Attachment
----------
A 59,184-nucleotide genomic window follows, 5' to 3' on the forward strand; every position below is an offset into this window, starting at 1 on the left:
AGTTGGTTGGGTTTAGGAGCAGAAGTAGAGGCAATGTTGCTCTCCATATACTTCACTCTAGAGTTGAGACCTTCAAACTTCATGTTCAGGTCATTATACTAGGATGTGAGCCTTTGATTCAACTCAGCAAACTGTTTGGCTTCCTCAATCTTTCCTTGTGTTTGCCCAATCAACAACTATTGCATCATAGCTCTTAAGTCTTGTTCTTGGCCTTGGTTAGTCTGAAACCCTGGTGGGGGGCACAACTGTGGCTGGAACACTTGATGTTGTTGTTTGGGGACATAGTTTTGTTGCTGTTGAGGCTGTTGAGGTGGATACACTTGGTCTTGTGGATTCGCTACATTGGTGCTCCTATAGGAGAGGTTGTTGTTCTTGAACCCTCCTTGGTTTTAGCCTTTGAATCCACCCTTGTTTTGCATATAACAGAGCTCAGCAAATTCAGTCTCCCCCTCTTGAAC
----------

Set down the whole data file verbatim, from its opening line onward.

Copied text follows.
A 59,184-nucleotide genomic window follows, 5' to 3' on the forward strand; every position below is an offset into this window, starting at 1 on the left:
AGTTGGTTGGGTTTAGGAGCAGAAGTAGAGGCAATGTTGCTCTCCATATACTTCACTCTAGAGTTGAGACCTTCAAACTTCATGTTCAGGTCATTATACTAGGATGTGAGCCTTTGATTCAACTCAGCAAACTGTTTGGCTTCCTCAATCTTTCCTTGTGTTTGCCCAATCAACAACTATTGCATCATAGCTCTTAAGTCTTGTTCTTGGCCTTGGTTAGTCTGAAACCCTGGTGGGGGGCACAACTGTGGCTGGAACACTTGATGTTGTTGTTTGGGGACATAGTTTTGTTGCTGTTGAGGCTGTTGAGGTGGATACACTTGGTCTTGTGGATTCGCTACATTGGTGCTCCTATAGGAGAGGTTGTTGTTCTTGAACCCTCCTTGGTTTTAGCCTTTGAATCCACCCTTGTTTTGCATATAACAGAGCTCAGCAAATTCAGTCTCCCCCTCTTGAAC